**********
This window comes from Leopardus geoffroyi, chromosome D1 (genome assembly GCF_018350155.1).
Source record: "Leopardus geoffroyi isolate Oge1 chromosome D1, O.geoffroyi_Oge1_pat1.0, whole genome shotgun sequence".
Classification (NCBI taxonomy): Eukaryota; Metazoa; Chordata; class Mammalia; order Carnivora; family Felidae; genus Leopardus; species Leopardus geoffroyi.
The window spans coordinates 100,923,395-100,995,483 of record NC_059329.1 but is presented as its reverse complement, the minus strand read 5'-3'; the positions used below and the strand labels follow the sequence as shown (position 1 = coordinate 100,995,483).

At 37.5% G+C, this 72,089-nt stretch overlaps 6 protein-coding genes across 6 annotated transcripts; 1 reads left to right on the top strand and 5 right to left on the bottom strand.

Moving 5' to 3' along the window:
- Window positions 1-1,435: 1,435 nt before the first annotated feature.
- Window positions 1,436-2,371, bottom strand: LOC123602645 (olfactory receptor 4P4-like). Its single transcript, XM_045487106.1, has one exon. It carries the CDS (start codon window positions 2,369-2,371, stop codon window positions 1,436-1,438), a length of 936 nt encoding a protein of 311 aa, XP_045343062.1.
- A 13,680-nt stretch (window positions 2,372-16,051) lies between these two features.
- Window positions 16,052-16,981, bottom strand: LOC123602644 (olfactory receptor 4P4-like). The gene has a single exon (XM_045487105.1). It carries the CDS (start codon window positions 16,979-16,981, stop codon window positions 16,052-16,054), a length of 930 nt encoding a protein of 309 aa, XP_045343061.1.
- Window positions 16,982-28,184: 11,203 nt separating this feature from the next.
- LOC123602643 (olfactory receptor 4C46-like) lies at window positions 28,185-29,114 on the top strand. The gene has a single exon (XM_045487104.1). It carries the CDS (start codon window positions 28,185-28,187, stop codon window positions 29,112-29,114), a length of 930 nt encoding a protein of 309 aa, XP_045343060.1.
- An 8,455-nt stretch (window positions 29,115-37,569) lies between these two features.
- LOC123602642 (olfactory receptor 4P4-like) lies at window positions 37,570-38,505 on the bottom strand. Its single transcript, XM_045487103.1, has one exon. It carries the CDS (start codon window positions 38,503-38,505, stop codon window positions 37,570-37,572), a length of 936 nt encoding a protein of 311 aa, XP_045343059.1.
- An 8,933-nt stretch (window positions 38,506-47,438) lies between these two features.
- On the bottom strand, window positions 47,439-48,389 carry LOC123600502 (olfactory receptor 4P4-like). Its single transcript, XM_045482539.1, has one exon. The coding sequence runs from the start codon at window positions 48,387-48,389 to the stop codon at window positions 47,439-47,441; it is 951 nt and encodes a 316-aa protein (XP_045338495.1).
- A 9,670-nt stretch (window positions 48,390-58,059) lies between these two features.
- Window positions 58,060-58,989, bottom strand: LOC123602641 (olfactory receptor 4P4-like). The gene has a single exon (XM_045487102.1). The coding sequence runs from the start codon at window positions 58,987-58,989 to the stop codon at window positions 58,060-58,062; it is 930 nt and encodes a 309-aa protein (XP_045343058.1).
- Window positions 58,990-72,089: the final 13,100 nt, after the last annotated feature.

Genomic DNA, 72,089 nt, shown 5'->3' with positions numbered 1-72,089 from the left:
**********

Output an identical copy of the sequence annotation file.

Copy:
This window comes from Leopardus geoffroyi, chromosome D1 (genome assembly GCF_018350155.1).
Source record: "Leopardus geoffroyi isolate Oge1 chromosome D1, O.geoffroyi_Oge1_pat1.0, whole genome shotgun sequence".
Classification (NCBI taxonomy): Eukaryota; Metazoa; Chordata; class Mammalia; order Carnivora; family Felidae; genus Leopardus; species Leopardus geoffroyi.
The window spans coordinates 100,923,395-100,995,483 of record NC_059329.1 but is presented as its reverse complement, the minus strand read 5'-3'; the positions used below and the strand labels follow the sequence as shown (position 1 = coordinate 100,995,483).

At 37.5% G+C, this 72,089-nt stretch overlaps 6 protein-coding genes across 6 annotated transcripts; 1 reads left to right on the top strand and 5 right to left on the bottom strand.

Moving 5' to 3' along the window:
- Window positions 1-1,435: 1,435 nt before the first annotated feature.
- Window positions 1,436-2,371, bottom strand: LOC123602645 (olfactory receptor 4P4-like). Its single transcript, XM_045487106.1, has one exon. It carries the CDS (start codon window positions 2,369-2,371, stop codon window positions 1,436-1,438), a length of 936 nt encoding a protein of 311 aa, XP_045343062.1.
- A 13,680-nt stretch (window positions 2,372-16,051) lies between these two features.
- Window positions 16,052-16,981, bottom strand: LOC123602644 (olfactory receptor 4P4-like). The gene has a single exon (XM_045487105.1). It carries the CDS (start codon window positions 16,979-16,981, stop codon window positions 16,052-16,054), a length of 930 nt encoding a protein of 309 aa, XP_045343061.1.
- Window positions 16,982-28,184: 11,203 nt separating this feature from the next.
- LOC123602643 (olfactory receptor 4C46-like) lies at window positions 28,185-29,114 on the top strand. The gene has a single exon (XM_045487104.1). It carries the CDS (start codon window positions 28,185-28,187, stop codon window positions 29,112-29,114), a length of 930 nt encoding a protein of 309 aa, XP_045343060.1.
- An 8,455-nt stretch (window positions 29,115-37,569) lies between these two features.
- LOC123602642 (olfactory receptor 4P4-like) lies at window positions 37,570-38,505 on the bottom strand. Its single transcript, XM_045487103.1, has one exon. It carries the CDS (start codon window positions 38,503-38,505, stop codon window positions 37,570-37,572), a length of 936 nt encoding a protein of 311 aa, XP_045343059.1.
- An 8,933-nt stretch (window positions 38,506-47,438) lies between these two features.
- On the bottom strand, window positions 47,439-48,389 carry LOC123600502 (olfactory receptor 4P4-like). Its single transcript, XM_045482539.1, has one exon. The coding sequence runs from the start codon at window positions 48,387-48,389 to the stop codon at window positions 47,439-47,441; it is 951 nt and encodes a 316-aa protein (XP_045338495.1).
- A 9,670-nt stretch (window positions 48,390-58,059) lies between these two features.
- Window positions 58,060-58,989, bottom strand: LOC123602641 (olfactory receptor 4P4-like). The gene has a single exon (XM_045487102.1). The coding sequence runs from the start codon at window positions 58,987-58,989 to the stop codon at window positions 58,060-58,062; it is 930 nt and encodes a 309-aa protein (XP_045343058.1).
- Window positions 58,990-72,089: the final 13,100 nt, after the last annotated feature.

Genomic DNA, 72,089 nt, shown 5'->3' with positions numbered 1-72,089 from the left: